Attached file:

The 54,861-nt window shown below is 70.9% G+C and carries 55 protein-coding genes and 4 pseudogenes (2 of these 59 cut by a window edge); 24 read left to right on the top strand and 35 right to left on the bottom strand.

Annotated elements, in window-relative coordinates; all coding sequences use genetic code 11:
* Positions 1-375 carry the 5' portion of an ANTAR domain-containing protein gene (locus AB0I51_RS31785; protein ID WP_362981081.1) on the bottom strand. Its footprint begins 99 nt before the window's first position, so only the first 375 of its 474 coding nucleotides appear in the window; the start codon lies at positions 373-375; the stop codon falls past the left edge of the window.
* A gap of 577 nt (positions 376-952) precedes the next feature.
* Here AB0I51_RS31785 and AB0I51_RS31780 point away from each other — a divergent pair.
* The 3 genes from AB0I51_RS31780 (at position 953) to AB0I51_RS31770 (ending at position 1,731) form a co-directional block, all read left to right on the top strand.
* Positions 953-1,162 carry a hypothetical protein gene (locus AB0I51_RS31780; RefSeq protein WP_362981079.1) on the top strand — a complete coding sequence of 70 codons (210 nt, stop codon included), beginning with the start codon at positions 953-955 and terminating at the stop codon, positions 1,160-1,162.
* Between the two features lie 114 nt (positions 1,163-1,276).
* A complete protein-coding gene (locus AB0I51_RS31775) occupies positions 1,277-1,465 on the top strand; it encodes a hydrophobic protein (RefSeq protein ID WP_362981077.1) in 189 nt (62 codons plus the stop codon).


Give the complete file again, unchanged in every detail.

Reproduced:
The 54,861-nt window shown below is 70.9% G+C and carries 55 protein-coding genes and 4 pseudogenes (2 of these 59 cut by a window edge); 24 read left to right on the top strand and 35 right to left on the bottom strand.

Annotated elements, in window-relative coordinates; all coding sequences use genetic code 11:
* Positions 1-375 carry the 5' portion of an ANTAR domain-containing protein gene (locus AB0I51_RS31785; protein ID WP_362981081.1) on the bottom strand. Its footprint begins 99 nt before the window's first position, so only the first 375 of its 474 coding nucleotides appear in the window; the start codon lies at positions 373-375; the stop codon falls past the left edge of the window.
* A gap of 577 nt (positions 376-952) precedes the next feature.
* Here AB0I51_RS31785 and AB0I51_RS31780 point away from each other — a divergent pair.
* The 3 genes from AB0I51_RS31780 (at position 953) to AB0I51_RS31770 (ending at position 1,731) form a co-directional block, all read left to right on the top strand.
* Positions 953-1,162 carry a hypothetical protein gene (locus AB0I51_RS31780; RefSeq protein WP_362981079.1) on the top strand — a complete coding sequence of 70 codons (210 nt, stop codon included), beginning with the start codon at positions 953-955 and terminating at the stop codon, positions 1,160-1,162.
* Between the two features lie 114 nt (positions 1,163-1,276).
* A complete protein-coding gene (locus AB0I51_RS31775) occupies positions 1,277-1,465 on the top strand; it encodes a hydrophobic protein (RefSeq protein ID WP_362981077.1) in 189 nt (62 codons plus the stop codon).